How To Do A Social Media Cleanse As Your New Year’s Resolution Like Gigi Hadid
So, you want to take on the task of quitting social media as your 2017 New Year’s resolution, eh?
Maybe you’re starting to get headaches from staring at screens all day. Maybe you had a dream about scrolling through your Instagram feed.
Maybe you shed a genuine tear when your crush didn’t like your new profile picture and have started to suspect your relying on little red notifications for your happiness miiiight be a tiny problem.
Or maybe you heard Gigi Hadid was doing it, and thought,
Hey, that rich and famous model seems to be doing pretty well for herself. Maybe I should try to do everything she pretends she’s doing, too!
Quitting social media — or even just cutting back — won’t be easy. So many people around you will be tempting you to go back to your various profiles every day.
It’s just too ingrained in our culture now to ignore.
But with perseverance, realistic expectations and these concrete steps, it can be done. And you’ll find yourself feeling so much lighter once you do it.
Take Gigi Hadid — a few weeks ago she announced she’s taking a month off social media starting on January 1, 2017.
A month might not sound that long, but keep in mind social media is part of Gigi Hadid’s job.
She’s being realistic about what she can achieve, and you should be, too. The following steps are merely suggestions, and I encourage all of you to adapt them to fit what you can realistically accomplish, while still pushing yourself.
1. Delete the apps.
Have you ever ended up scrolling through Instagram with no memory of even taking your phone out of your pocket?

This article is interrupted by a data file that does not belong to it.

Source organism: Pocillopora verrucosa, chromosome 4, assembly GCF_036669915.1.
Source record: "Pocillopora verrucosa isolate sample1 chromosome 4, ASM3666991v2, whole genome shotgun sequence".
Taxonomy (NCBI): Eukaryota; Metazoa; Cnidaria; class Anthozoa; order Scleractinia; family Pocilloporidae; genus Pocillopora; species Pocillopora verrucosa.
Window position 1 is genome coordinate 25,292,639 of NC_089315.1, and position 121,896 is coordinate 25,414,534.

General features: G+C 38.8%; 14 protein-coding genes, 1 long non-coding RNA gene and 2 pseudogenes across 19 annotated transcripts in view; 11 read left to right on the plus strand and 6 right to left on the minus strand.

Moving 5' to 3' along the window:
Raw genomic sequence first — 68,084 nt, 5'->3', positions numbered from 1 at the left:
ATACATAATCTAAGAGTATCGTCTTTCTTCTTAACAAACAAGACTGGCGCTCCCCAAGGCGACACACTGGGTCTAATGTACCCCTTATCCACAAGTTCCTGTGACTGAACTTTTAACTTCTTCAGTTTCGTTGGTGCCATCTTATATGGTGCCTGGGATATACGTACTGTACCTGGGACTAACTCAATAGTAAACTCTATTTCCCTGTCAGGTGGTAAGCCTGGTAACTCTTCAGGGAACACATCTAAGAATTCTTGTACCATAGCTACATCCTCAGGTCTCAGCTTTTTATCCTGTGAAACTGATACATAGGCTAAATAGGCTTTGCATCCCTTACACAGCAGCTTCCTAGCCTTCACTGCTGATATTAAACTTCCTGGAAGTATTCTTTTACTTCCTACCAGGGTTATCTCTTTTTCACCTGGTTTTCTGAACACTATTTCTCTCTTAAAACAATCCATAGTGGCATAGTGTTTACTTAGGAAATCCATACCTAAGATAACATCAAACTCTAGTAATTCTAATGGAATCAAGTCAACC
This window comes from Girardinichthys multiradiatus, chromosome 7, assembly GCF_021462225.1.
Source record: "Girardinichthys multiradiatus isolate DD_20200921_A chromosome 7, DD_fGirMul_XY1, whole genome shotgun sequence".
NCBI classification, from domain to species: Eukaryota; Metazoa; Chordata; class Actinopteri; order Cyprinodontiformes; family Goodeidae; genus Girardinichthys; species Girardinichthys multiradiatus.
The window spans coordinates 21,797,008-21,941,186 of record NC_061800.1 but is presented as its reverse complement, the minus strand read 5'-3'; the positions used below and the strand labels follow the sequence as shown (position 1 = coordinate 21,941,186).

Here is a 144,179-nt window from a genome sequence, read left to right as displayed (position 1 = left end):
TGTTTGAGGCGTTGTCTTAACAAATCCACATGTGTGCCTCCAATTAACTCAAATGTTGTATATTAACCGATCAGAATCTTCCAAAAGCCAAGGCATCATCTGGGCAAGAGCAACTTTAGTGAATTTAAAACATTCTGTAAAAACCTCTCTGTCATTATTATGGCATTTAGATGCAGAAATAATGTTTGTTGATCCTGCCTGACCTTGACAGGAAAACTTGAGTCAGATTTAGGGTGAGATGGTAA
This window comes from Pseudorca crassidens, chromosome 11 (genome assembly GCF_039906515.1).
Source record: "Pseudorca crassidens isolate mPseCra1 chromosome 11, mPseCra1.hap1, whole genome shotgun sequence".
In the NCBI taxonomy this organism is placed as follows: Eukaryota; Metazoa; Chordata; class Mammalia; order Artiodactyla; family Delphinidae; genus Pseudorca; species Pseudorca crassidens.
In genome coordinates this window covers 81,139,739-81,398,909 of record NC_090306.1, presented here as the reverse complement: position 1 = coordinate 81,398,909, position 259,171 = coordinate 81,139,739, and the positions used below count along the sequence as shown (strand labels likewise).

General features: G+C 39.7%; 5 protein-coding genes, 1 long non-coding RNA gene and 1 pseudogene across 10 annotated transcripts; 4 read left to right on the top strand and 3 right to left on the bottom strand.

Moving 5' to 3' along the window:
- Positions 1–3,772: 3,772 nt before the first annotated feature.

Your hand is so trained to whip out your phone and click on those icons in a spare moment that if you don’t at least delete the apps, you’ll be back on social media without even realizing what you’re doing.
Plus, think of all that cleared up storage you’ll get.
2. Get SelfControl for your computer.
SelfControl is a great app that got me through my college finals every year.
All you do is add the websites you want blocked to a blacklist, set how long you want them blocked for and then enjoy (or suffer) a few hours of productive computer time where you can’t check your Facebook no matter how hard you try.
Be careful, though: It can’t be undone until the time you set is up.
3. Delete the accounts.
If you really want to quit cold turkey, or if you think you might just be too tempted otherwise, it might not be a bad idea to actually deactivate your accounts.
You can usually find this option under settings or security for most platforms.
4. Text — or call — your friends.
One of the hardest things about being off social media is feeling like you’re missing out on what your friends are doing.
I get it, but you have to remember not even a decade ago, we were all maintaining perfectly healthy friendships without Facebook. In fact, they were maybe a little more healthy.
So text your friends! See what they’re up to! Have a conversation with them! I promise they won’t think it’s weird.
Or, if you’re feeling really bold, you could call them. (I know this one is scary, so don’t put too much pressure on yourself. All about those baby steps.)
5. Carry a book.
After socializing, the next biggest reason you might find yourself missing your Snapchat is just that urge to have something to look at during those lulls in life.
If, like me, you’re not really one to chat with your fellow waiting room patrons, or you feel weird being the first of your friends at the bar or you don’t like to be alone with your thoughts on the bus, I have a solution for you: Take a book with you.
Start carrying a book around everywhere you go, and when you feel the urge to check your phone, read instead.
If you’re not a big reader, substitute in podcasts or music or knitting — all of these things will leave you feeling more satisfied than checking Twitter, I promise.
OK, that’s all I got!
Good luck to you all, and don’t be too hard on yourselves.
Remember, not everything about social media is bad.
So once you feel like you’ve got a handle on your life again, you can start periodically checking your Facebook here and there. Everything in moderation.
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